243. Congress thereby evidenced its intent to limit U.S. interrogation techniques to those permitted by the Field Manual when the DTA was drafted. The Field Manual at that time limited the allowable techniques to those consistent with international norms which forbid cruel, inhuman and degrading treatment. In other words, the Field Manual forbade the interrogation techniques that Mr. Rumsfeld had authorized and to which Congress and the American people took exception.
244. In spite of this clear command, the same day Congress passed the DTA, Mr. Rumsfeld modified the Field Manual to include the cruel, inhuman and degrading techniques described above. He added ten pages of classified interrogation techniques that apparently authorized, condoned, and directed the very sort of violations that Plaintiffs suffered. To the best of Plaintiffs’ knowledge, the December Field Manual was in operation during their detention. It was not replaced until September 2006, shortly before Mr. Rumsfeld resigned.
245. Numerous instances of abuse occurring since Defendant Rumsfeld changed the Field Manual in December 2005, including Plaintiffs’ experiences and those documented by UNAMI, make clear that Mr. Rumsfeld did not take measures to conform the interrogation techniques to Congress’ command.
As I noted in 2011, the Bradbury opinion is further proof that Rummy’s top aides — in this case, DOD General Counsel Jim Haynes — were personally involved in inventing Appendix M to bypass DTA. The date on it, too, is important: it shows that Rummy’s office was still making changes to Appendix M in secret two days before Vance was detained.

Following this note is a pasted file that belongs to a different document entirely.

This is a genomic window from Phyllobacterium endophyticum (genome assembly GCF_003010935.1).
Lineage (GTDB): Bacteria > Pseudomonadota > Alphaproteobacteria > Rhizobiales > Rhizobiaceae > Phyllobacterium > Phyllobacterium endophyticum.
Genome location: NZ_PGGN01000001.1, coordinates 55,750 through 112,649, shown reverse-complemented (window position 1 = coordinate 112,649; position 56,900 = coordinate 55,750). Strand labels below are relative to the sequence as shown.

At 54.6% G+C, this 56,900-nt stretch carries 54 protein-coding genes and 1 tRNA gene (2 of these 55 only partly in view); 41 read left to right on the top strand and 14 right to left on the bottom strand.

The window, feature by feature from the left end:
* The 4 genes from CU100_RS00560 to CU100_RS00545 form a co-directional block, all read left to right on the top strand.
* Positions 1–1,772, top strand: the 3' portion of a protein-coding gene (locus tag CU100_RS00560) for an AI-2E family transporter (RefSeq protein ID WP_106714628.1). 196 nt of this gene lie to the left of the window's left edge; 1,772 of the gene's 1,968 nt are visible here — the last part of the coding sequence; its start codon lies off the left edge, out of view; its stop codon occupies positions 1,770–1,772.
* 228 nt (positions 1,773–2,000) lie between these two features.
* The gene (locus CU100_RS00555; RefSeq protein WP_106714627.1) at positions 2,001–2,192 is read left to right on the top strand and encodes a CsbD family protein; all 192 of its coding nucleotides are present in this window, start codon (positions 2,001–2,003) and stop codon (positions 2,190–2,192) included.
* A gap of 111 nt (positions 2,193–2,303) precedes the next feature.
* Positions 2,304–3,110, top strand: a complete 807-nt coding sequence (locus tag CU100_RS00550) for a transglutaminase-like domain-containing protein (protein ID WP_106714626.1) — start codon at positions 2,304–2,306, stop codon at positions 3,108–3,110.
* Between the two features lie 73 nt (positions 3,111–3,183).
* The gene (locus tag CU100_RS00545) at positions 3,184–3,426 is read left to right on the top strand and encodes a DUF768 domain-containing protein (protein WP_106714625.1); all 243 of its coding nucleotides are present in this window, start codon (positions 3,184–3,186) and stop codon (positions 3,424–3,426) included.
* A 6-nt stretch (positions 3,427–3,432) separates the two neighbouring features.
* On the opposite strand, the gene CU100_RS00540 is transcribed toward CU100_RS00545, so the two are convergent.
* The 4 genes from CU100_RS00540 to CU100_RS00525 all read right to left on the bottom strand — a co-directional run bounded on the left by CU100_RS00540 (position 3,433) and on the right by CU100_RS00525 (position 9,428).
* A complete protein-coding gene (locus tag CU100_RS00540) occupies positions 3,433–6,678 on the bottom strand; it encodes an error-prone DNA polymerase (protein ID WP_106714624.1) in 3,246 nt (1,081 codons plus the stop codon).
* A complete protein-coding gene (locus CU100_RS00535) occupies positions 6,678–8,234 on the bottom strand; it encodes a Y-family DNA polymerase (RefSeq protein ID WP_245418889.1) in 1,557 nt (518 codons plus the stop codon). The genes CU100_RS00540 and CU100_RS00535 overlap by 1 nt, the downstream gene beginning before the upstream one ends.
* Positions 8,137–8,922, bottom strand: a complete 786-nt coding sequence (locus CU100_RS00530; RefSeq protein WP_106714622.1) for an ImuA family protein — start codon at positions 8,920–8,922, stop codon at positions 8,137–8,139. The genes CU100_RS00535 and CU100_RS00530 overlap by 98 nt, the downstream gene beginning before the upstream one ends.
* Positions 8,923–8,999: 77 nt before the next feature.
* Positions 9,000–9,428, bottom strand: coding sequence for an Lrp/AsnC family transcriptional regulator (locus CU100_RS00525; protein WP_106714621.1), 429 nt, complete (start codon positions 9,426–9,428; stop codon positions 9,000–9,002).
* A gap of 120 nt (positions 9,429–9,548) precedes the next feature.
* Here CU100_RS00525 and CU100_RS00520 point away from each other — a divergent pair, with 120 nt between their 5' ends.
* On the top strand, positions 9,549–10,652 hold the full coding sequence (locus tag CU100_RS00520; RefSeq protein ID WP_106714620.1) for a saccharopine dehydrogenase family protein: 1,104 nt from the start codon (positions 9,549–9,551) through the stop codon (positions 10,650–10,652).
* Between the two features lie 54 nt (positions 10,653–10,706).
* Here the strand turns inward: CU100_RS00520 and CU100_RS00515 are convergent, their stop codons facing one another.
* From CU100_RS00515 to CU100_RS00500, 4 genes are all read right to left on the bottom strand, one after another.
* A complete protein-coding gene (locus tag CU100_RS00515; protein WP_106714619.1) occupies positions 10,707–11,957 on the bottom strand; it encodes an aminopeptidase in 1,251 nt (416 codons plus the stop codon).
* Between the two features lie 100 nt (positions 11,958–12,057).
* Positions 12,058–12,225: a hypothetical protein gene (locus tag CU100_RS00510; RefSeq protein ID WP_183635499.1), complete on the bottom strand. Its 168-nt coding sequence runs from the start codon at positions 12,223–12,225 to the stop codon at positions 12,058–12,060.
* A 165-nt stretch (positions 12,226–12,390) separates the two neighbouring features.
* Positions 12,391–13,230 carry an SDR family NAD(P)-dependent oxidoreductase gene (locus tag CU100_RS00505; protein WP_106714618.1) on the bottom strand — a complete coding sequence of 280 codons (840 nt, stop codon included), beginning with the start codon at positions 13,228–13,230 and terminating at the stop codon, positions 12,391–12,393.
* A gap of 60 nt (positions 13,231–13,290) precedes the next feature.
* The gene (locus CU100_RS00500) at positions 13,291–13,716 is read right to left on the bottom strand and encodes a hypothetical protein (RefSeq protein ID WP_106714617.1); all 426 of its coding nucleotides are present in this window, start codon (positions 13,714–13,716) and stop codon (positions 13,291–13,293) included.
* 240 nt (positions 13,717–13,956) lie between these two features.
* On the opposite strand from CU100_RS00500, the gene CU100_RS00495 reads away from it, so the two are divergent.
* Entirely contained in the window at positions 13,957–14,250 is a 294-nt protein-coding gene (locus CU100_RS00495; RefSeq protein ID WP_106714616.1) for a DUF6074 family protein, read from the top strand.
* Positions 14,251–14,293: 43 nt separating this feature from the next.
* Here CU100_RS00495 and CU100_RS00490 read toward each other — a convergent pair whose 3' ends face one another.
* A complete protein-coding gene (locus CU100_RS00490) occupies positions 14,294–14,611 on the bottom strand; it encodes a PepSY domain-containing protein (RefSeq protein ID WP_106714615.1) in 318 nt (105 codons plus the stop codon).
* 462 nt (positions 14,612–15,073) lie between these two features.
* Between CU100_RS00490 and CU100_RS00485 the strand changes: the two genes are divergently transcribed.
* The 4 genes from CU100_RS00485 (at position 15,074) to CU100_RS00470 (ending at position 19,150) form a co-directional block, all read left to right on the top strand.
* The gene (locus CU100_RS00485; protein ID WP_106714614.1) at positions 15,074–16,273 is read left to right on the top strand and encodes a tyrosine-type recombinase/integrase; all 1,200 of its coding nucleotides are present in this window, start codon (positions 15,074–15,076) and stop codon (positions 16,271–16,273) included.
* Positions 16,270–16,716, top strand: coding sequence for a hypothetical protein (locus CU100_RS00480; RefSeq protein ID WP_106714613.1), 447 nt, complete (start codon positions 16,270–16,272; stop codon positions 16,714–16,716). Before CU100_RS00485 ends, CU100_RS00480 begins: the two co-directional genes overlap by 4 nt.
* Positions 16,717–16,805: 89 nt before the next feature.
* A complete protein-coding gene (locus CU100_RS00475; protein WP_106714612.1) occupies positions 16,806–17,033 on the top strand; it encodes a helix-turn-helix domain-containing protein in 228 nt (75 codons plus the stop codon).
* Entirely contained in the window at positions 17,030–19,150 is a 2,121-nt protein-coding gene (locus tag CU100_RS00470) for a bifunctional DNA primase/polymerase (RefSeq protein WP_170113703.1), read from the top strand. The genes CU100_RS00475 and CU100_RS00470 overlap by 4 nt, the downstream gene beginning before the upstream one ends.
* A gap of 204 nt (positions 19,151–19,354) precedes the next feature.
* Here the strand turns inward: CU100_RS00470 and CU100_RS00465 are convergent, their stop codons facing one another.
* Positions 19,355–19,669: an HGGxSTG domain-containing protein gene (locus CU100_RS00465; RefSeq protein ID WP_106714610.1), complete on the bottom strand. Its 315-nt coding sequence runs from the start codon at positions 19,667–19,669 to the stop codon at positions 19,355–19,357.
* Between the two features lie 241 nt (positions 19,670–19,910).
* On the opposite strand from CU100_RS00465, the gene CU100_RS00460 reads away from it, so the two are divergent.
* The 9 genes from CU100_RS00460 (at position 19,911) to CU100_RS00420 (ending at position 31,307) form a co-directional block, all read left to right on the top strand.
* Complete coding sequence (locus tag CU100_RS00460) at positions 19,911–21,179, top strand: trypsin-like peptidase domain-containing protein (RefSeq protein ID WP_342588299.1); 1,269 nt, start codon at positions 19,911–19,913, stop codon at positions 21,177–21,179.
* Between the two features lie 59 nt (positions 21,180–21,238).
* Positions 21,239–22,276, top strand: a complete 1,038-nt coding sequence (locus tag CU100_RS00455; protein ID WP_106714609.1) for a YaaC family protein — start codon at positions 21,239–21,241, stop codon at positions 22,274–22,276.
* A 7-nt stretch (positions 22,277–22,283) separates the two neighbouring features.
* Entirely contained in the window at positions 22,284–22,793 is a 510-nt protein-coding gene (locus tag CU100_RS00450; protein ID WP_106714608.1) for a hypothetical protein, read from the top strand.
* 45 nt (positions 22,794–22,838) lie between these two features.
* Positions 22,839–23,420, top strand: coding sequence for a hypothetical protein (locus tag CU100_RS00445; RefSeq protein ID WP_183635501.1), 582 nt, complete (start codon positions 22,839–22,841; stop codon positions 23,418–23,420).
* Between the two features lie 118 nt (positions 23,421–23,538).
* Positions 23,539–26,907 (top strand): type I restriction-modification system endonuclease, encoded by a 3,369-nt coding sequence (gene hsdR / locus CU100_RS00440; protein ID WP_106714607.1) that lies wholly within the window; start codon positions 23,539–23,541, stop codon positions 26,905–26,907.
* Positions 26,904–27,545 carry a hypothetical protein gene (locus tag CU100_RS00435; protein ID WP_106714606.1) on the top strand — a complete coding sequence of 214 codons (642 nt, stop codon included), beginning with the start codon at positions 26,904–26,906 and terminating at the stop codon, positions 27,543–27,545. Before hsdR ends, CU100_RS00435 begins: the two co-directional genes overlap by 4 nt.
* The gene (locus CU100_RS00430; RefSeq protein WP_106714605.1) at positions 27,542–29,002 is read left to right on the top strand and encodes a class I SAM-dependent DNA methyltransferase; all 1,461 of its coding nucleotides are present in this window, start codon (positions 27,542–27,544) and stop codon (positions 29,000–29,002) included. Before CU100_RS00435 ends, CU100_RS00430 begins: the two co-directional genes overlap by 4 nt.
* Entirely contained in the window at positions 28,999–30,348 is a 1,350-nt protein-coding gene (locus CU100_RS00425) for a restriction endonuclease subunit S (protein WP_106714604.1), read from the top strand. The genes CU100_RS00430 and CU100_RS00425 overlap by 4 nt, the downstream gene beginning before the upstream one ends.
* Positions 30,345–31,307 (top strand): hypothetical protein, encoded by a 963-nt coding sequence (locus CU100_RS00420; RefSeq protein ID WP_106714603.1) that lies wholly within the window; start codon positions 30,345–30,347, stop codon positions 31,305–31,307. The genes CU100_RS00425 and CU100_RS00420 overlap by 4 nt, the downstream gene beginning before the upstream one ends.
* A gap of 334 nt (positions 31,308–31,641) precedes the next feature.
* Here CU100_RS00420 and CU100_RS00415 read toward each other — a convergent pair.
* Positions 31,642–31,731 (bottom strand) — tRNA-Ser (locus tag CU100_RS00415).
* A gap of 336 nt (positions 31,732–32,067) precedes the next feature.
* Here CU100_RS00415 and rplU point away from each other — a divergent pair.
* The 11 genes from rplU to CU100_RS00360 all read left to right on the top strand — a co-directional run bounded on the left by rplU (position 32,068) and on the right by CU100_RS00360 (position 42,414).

But consider what all this means going forward. Several of the 7th Circuit Judges agreed that the separation techniques used on Vance and Ertel are torture that violates the DTA. In an opinion that concurred that Rummy had qualified immunity in this case, Diane Wood nevertheless agreed that the techniques Vance and Ertel were subjected to, “easily qualify as ‘torture.’” Ann Claire Williams said of their treatment,
Congress has already directly addressed and outlawed the detention practices inflicted on these plaintiffs. Instead, the allegation before us is willful, directed non-compliance with the law.
David Hamilton, more narrowly relying on the assumptions necessary in decision to dismiss a case, describes, “All members of this court agree that plaintiffs Vance and Ertel have alleged that members of the United States military tortured them in violation of the United States Constitution.” (The majority decision avoids stating one way or another whether their treatment constitutes torture.)
And yet, the majority opinion, which virtually ignored Rummy’s actions in establishing Appendix M, nevertheless found that everyone in the chain-of-command had immunity for the torture they subjected Vance and Ertel to. As Williams noted in her dissent,
in the effort to wall off high officials’ bank accounts, the majority appears to have erected a sweeping, unprecedented exemption from Bivens for military officers. No case from our highest court or our sister circuits has approached such a sweeping conclusion. The vagueness of the majority’s analysis makes the actual scope of the exemption unclear. Does the new immunity apply only to the highest officials in the chain of command?
That is, the 7th Circuit opinion holds that Rummy specifically, and anyone who comes after him, is immune from suit for violating someone’s constitutional rights, up to and including illegal detention and torture. As Steve Vladeck and James Pfander said in an amicus brief on this case to SCOTUS,
The Seventh Circuit’s decision in this case contravenes nearly 300 years of established tradition, this Court’s well-settled precedents, and the United States’ international obligations under the CAT. Operating under the assumption that it was being asked to “create” a new cause of action, the en banc majority took the unprecedented step of conferring, in effect, absolute immunity from liability on U.S. officials who torture citizens abroad.
The opinion is bad enough. Now add in Bradbury’s still extant memo, which permits DOD to stick whatever torture techniques they want in Appendix M and have his sanction for it. The two together allow the government to continue to engage in torture with, as Vladeck puts it, absolute immunity, so long as it happens overseas.